Because of this biological diversity, the area has been subjected to intense fishing pressure since the early 1960s. But fishing gear has had a devastating effect on the fragile coral. The 1984 designation of the Oculina Bank as an HAPC closed the area to mobile fishing gears like trawls and dredges but fishermen could still anchor their boats and use weights to send baits to the bottom. In 1994 the HAPC was also declared the Experimental Oculina Research Reserve and was closed to all bottom fishing for 10 years. In 1995, the closure was extended to include all anchoring within the EORR.

"Unfortunately, in recent years researchers have noted a precipitous decline in the number or the complete disappearance of many important and formerly abundant species from the Oculina habitat," said William Hogarth, administrator of NOAA Fisheries Southeast Region. "It appears that overfishing and habitat destruction have taken a toll on the Oculina Bank. We're hopeful that expanding the protected areas will be a major step toward sustaining what's left of Oculina Banks bio-diversity and facilitating its recovery."

The rule retains the western and southern boundaries of the existing Oculina Bank HAPC, moves the northern boundary 37 nautical miles to 28°30' north latitude, and moves the eastern boundary to the 100 fathom (600 ft; 183 m) contour. Furthermore, two 3-square nautical mile satellite Oculina HAPCs have been established. Satellite Oculina HAPC #1 is bounded on the north by 28°30' north latitude, on the south by 28°29' north latitude, on the east by 80°00' west longitude, and on the west by 80°03' west longitude. Satellite Oculina HAPC #2 is bounded on the north by 28°17' north latitude, on the south by 28°16' north latitude, on the east by 80°00' west longitude, and on the west by 80°03' west longitude. The rules will be effective on July 14, 2000.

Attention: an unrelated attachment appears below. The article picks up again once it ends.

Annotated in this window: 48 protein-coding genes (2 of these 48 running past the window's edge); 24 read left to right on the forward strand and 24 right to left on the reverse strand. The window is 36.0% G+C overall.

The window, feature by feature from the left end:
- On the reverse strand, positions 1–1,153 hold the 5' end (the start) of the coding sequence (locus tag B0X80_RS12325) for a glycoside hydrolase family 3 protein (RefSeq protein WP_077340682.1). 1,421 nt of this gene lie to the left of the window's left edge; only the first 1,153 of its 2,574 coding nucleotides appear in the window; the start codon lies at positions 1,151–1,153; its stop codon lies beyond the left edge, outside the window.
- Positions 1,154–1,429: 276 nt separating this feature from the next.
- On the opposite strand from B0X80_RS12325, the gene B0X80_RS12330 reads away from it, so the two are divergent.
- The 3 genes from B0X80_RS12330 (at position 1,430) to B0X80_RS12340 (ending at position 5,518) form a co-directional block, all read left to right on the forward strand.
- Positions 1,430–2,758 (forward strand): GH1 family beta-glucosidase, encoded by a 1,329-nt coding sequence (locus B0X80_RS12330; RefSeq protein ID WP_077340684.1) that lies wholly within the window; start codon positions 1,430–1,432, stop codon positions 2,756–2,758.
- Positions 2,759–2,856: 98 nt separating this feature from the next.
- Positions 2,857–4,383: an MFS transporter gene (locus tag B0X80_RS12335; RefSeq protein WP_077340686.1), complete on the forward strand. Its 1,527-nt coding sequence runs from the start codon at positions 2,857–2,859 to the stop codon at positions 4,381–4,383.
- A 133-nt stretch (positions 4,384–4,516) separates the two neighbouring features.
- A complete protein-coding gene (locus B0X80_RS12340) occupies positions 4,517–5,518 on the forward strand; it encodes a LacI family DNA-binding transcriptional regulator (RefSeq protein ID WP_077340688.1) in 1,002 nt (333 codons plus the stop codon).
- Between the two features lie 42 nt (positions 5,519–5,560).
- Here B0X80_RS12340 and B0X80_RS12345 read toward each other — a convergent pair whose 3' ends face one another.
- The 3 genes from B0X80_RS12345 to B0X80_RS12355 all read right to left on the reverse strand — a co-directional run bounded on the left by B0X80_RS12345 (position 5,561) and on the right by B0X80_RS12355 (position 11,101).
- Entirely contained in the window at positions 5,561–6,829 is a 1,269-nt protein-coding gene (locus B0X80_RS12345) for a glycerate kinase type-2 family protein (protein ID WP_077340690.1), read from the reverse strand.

Fishing with bottom longlines, bottom trawls, dredges, pots or traps is prohibited in these areas. Vessels may not anchor, use an anchor and chain, or use a grapple and chain anywhere in them, said Hogarth. We will prosecute violators to the fullest extent of the law.

Reports of fishery violations during weekly business hours should go to the Southeast Region Law Enforcement Division at (727) 570-5344, or after hours and weekends at its National Enforcement Hotline at (800) 853-1964.

The NMFS Web site includes a chart that shows the expanded Oculina HAPC as well as the two satellite HAPCs. To view the chart, click here.

Principal steward of the nation's living marine resources, the National Marine Fisheries Service regulates the nation's commercial and recreational fisheries and manages species under the Magnuson-Stevens Fishery Conservation and Management Act throughout federal waters. An agency of the Commerce Department's National Oceanic and Atmospheric Administration, NMFS also protects marine and anadromous species under the Endangered Species Act and the Marine Mammal Protection Act.

© 2000, Harbor Branch Oceanographic Institution